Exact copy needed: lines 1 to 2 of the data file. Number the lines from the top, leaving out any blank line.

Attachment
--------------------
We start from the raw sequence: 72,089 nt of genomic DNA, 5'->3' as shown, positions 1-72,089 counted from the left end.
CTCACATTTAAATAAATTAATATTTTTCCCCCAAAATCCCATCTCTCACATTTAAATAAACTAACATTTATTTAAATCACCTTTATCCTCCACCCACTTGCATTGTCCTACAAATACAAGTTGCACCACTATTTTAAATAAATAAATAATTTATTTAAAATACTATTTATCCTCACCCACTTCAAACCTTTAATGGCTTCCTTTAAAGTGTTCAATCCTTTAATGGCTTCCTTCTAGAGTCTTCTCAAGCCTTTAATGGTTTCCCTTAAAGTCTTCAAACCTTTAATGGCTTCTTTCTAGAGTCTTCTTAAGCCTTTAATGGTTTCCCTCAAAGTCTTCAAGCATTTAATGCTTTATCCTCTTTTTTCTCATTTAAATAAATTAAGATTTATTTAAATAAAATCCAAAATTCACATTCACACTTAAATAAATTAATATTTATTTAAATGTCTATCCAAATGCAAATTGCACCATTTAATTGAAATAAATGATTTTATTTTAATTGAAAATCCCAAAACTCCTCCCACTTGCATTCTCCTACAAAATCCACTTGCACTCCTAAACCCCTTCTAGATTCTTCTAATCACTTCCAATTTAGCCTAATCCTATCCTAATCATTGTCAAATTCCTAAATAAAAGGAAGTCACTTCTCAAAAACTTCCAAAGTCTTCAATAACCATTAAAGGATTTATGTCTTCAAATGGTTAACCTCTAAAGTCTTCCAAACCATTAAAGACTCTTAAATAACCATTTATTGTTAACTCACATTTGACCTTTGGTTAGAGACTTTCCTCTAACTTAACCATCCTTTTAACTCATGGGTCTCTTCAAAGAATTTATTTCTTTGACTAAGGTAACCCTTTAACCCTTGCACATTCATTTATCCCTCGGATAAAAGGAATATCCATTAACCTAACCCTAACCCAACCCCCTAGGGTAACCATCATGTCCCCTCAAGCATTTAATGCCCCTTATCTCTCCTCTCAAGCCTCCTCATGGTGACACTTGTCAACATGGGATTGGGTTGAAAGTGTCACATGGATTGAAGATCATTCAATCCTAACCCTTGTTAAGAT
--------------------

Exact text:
We start from the raw sequence: 72,089 nt of genomic DNA, 5'->3' as shown, positions 1-72,089 counted from the left end.
CTCACATTTAAATAAATTAATATTTTTCCCCCAAAATCCCATCTCTCACATTTAAATAAACTAACATTTATTTAAATCACCTTTATCCTCCACCCACTTGCATTGTCCTACAAATACAAGTTGCACCACTATTTTAAATAAATAAATAATTTATTTAAAATACTATTTATCCTCACCCACTTCAAACCTTTAATGGCTTCCTTTAAAGTGTTCAATCCTTTAATGGCTTCCTTCTAGAGTCTTCTCAAGCCTTTAATGGTTTCCCTTAAAGTCTTCAAACCTTTAATGGCTTCTTTCTAGAGTCTTCTTAAGCCTTTAATGGTTTCCCTCAAAGTCTTCAAGCATTTAATGCTTTATCCTCTTTTTTCTCATTTAAATAAATTAAGATTTATTTAAATAAAATCCAAAATTCACATTCACACTTAAATAAATTAATATTTATTTAAATGTCTATCCAAATGCAAATTGCACCATTTAATTGAAATAAATGATTTTATTTTAATTGAAAATCCCAAAACTCCTCCCACTTGCATTCTCCTACAAAATCCACTTGCACTCCTAAACCCCTTCTAGATTCTTCTAATCACTTCCAATTTAGCCTAATCCTATCCTAATCATTGTCAAATTCCTAAATAAAAGGAAGTCACTTCTCAAAAACTTCCAAAGTCTTCAATAACCATTAAAGGATTTATGTCTTCAAATGGTTAACCTCTAAAGTCTTCCAAACCATTAAAGACTCTTAAATAACCATTTATTGTTAACTCACATTTGACCTTTGGTTAGAGACTTTCCTCTAACTTAACCATCCTTTTAACTCATGGGTCTCTTCAAAGAATTTATTTCTTTGACTAAGGTAACCCTTTAACCCTTGCACATTCATTTATCCCTCGGATAAAAGGAATATCCATTAACCTAACCCTAACCCAACCCCCTAGGGTAACCATCATGTCCCCTCAAGCATTTAATGCCCCTTATCTCTCCTCTCAAGCCTCCTCATGGTGACACTTGTCAACATGGGATTGGGTTGAAAGTGTCACATGGATTGAAGATCATTCAATCCTAACCCTTGTTAAGAT